Is This the New Normal?

Since our dog has had surgery and needs to be confined and continually watched, I have taken to shopping on Sundays so Mr. Midtown Republican can assume those duties while I’m out. Yesterday I shopped at the Kroger on Sanderlin and what happened there shocked me.

Not sticker shock; that’s what Americans have come to expect. High prices don’t seem to find a ceiling in the Obama years. We’re used to it.

What we’re not used to is seeing people who evidently live in restrooms.

I entered their big restroom that has two stalls and a large one for the handicapped. Two were occupied. A woman was standing at the sink holding a toothbrush in one hand and a rolled up tube of toothpaste in the other. She saw me and told me to go ahead and go into the large stall. I looked in there and saw her belongings, three or four cloth and plastic tote bags with open tops. Personal items flowed out. She picked up the bags and put them by the sink in a way that suggested she’s done it before.

I then heard her telling a Kroger employee about some housing she had secured for herself via some government program. She seemed to know the system very well as she outlined it to the employee. She detailed how she would pay $200 a month now for rent, utilities included. It was a good deal, she said.

The woman identified herself as 70 years old. She was white and didn’t seem to have any pressing physical problems. Had I immediately grasped what this was all about, I’d have listened more closely to her narration. At first, you don’t want to think that anything untoward is going on, but something strange was happening.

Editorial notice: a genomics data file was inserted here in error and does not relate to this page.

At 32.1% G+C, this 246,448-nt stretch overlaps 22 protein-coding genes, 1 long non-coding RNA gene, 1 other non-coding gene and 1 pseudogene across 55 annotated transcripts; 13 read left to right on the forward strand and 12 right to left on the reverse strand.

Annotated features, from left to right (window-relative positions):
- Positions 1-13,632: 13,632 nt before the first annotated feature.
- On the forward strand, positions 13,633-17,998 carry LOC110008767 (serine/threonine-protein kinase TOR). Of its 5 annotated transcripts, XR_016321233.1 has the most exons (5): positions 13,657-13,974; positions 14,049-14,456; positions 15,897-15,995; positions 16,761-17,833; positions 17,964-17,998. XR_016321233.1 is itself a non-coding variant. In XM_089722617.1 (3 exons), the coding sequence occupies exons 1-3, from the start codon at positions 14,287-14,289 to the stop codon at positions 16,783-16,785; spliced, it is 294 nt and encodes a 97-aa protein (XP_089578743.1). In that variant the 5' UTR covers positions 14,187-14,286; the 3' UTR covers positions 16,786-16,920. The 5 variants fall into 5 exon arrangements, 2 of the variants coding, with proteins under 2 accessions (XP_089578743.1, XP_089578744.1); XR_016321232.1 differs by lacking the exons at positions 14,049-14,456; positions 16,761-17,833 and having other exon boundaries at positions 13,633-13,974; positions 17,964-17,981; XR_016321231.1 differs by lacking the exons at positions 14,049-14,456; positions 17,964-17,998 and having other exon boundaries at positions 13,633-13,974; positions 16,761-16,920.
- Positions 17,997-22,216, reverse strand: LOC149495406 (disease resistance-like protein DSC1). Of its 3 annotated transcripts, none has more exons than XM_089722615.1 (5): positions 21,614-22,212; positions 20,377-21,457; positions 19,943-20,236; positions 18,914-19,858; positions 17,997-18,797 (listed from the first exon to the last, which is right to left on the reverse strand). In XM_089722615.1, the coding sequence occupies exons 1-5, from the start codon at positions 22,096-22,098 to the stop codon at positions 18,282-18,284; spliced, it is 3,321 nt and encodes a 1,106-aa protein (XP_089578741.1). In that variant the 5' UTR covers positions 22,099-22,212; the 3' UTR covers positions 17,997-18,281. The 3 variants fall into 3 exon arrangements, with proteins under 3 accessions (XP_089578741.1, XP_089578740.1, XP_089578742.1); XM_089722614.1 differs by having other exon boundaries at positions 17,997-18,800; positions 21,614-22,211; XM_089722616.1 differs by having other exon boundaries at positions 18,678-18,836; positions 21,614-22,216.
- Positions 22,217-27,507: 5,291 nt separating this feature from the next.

I don’t begrudge the woman inhabiting the bathroom. It’s just a sad indicator of where our country is under Obama. In the past people would be too embarrassed to be so public. Or, they would have railed against the system and the government for managing to make work conditions so difficult. Today we seem to have gone into another realm, that of Americans embracing their poverty as long as the government is there to ease the way.

Charity has gone out of the hands of churches and individuals and become a duty of the state. That happens in some third world countries, but hadn’t happened here, at least until now. Once 50% of the people – or fewer – need the government, the rest of us won’t matter. Even at 51% not all of us show up to vote.

Welcome to the new world.

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